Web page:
IMG_6907 When the asparagus is cooked, use an immersion blender to mush it all up.IMG_6908 Add the equivalent of 1 tablespoon of parmesan cheese per person (in this case 4) and some chopped herbs of your choice (the humble parsely in this picture).  Mix well.IMG_6909 Add the cream.IMG_6910 Stir ….IMG_6911 Taste … and see whether it needs a bit more salt, and pepper.  White pepper if you have it.IMG_6912 A few mint leaves in the middle …IMG_6913 And here is your luscious, creamy, made in about 20 minutes, velvety asparagus soup.

Advertisements

About myhomefoodthatsamore

Community celebration via food, wine and all beautiful things.
This entry was posted in Basic Techniques, Herbs and plants, italian home food, Soups, Uncategorized and tagged , , , , , . Bookmark the permalink.

13 Responses to Velvety Asparagus soup – Vellutata di Aparagi

  1. What a great way to enjoy the lovely taste of asparagus.

  2. Superb! Asparagus soup is something I’ve never made, and have wanted to do for years. Just might get off my glutes and try this one of these days.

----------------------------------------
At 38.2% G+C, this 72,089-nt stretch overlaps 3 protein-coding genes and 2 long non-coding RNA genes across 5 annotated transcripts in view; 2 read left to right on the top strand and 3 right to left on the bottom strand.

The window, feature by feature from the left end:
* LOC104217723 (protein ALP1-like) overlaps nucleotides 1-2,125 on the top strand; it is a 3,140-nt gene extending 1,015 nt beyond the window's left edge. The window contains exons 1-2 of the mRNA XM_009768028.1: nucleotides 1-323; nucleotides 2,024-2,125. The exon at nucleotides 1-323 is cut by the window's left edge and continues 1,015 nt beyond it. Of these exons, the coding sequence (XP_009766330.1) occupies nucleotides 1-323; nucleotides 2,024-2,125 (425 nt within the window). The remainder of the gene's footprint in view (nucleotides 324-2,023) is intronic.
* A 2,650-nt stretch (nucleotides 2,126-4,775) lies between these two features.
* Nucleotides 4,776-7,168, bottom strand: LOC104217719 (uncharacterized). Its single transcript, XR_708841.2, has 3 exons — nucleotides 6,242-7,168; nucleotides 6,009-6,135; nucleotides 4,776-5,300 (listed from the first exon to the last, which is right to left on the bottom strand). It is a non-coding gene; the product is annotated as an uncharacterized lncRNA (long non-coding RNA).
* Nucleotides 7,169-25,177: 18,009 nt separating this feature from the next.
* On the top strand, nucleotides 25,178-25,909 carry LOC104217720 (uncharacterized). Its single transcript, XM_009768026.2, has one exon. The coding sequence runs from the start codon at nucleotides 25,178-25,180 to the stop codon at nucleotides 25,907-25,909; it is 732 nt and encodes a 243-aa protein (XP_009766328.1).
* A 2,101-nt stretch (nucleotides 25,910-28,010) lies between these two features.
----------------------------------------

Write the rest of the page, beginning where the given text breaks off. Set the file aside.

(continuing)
3. Valentina says:

    Perfect for tonight, thanks for the inspiration.
    I have nominated you for an award. Enjoy it!
    http://valentinadesigns.wordpress.com/2013/04/15/awards-month-by-valentina-cirasola-interior-designer/

    • josephine says:

      Valentina … thank you so much for your nomination, I am very touched and appreciate it all the more coming from someone as vibrant as you! Apart from any other quality that you might bring to your work, what comes through from your articles and observations is a delightful eye for colour and a very sophisticated sense of humour. Lovely!

  4. Jo, I learned a new word to refer to a comfort to the palate… ‘velvety’!
    This is a great recipe, one which could be applied to any fresh seasonal vegetable. Your presentation is very delectable too! 😀 Fae.

  5. putneyfarm says:

    Nice dish. We need to make this. We love asparagus in soup but haven’t tried a cream-based soup. Now we will…thx

  6. Karen says:

    Look at the size of those beautiful asparagus…did they come from your garden? Your soup sounds delicious.

    • josephine says: